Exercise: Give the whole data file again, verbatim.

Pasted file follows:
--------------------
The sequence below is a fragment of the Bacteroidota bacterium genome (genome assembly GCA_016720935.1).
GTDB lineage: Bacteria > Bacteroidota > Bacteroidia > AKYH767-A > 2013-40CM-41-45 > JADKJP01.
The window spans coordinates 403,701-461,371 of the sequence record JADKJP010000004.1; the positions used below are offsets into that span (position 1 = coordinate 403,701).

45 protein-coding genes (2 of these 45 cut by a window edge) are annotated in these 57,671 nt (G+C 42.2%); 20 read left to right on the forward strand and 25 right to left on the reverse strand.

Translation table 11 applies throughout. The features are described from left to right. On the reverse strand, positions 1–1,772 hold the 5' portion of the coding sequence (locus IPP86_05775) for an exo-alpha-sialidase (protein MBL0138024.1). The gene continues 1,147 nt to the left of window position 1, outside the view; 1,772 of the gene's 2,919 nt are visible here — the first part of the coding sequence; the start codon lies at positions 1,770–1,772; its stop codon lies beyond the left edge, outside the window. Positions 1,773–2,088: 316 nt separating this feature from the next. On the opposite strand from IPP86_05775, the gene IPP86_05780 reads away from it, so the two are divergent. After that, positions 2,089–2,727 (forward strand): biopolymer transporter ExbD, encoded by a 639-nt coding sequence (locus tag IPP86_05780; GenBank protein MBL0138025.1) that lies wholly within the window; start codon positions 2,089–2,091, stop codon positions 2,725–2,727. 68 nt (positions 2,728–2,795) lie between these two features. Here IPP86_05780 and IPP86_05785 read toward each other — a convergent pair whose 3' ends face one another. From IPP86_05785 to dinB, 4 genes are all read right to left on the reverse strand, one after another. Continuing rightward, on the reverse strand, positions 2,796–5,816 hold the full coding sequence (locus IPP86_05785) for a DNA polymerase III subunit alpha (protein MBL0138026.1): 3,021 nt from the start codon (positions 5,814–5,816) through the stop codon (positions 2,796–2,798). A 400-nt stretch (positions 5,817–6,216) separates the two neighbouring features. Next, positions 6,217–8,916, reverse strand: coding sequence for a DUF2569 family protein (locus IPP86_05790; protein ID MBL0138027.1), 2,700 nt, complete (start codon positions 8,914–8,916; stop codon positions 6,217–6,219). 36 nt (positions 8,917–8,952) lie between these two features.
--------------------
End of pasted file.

The sequence below is a fragment of the Bacteroidota bacterium genome (genome assembly GCA_016720935.1).
GTDB lineage: Bacteria > Bacteroidota > Bacteroidia > AKYH767-A > 2013-40CM-41-45 > JADKJP01.
The window spans coordinates 403,701-461,371 of the sequence record JADKJP010000004.1; the positions used below are offsets into that span (position 1 = coordinate 403,701).

45 protein-coding genes (2 of these 45 cut by a window edge) are annotated in these 57,671 nt (G+C 42.2%); 20 read left to right on the forward strand and 25 right to left on the reverse strand.

Translation table 11 applies throughout. The features are described from left to right. On the reverse strand, positions 1–1,772 hold the 5' portion of the coding sequence (locus IPP86_05775) for an exo-alpha-sialidase (protein MBL0138024.1). The gene continues 1,147 nt to the left of window position 1, outside the view; 1,772 of the gene's 2,919 nt are visible here — the first part of the coding sequence; the start codon lies at positions 1,770–1,772; its stop codon lies beyond the left edge, outside the window. Positions 1,773–2,088: 316 nt separating this feature from the next. On the opposite strand from IPP86_05775, the gene IPP86_05780 reads away from it, so the two are divergent. After that, positions 2,089–2,727 (forward strand): biopolymer transporter ExbD, encoded by a 639-nt coding sequence (locus tag IPP86_05780; GenBank protein MBL0138025.1) that lies wholly within the window; start codon positions 2,089–2,091, stop codon positions 2,725–2,727. 68 nt (positions 2,728–2,795) lie between these two features. Here IPP86_05780 and IPP86_05785 read toward each other — a convergent pair whose 3' ends face one another. From IPP86_05785 to dinB, 4 genes are all read right to left on the reverse strand, one after another. Continuing rightward, on the reverse strand, positions 2,796–5,816 hold the full coding sequence (locus IPP86_05785) for a DNA polymerase III subunit alpha (protein MBL0138026.1): 3,021 nt from the start codon (positions 5,814–5,816) through the stop codon (positions 2,796–2,798). A 400-nt stretch (positions 5,817–6,216) separates the two neighbouring features. Next, positions 6,217–8,916, reverse strand: coding sequence for a DUF2569 family protein (locus IPP86_05790; protein ID MBL0138027.1), 2,700 nt, complete (start codon positions 8,914–8,916; stop codon positions 6,217–6,219). 36 nt (positions 8,917–8,952) lie between these two features.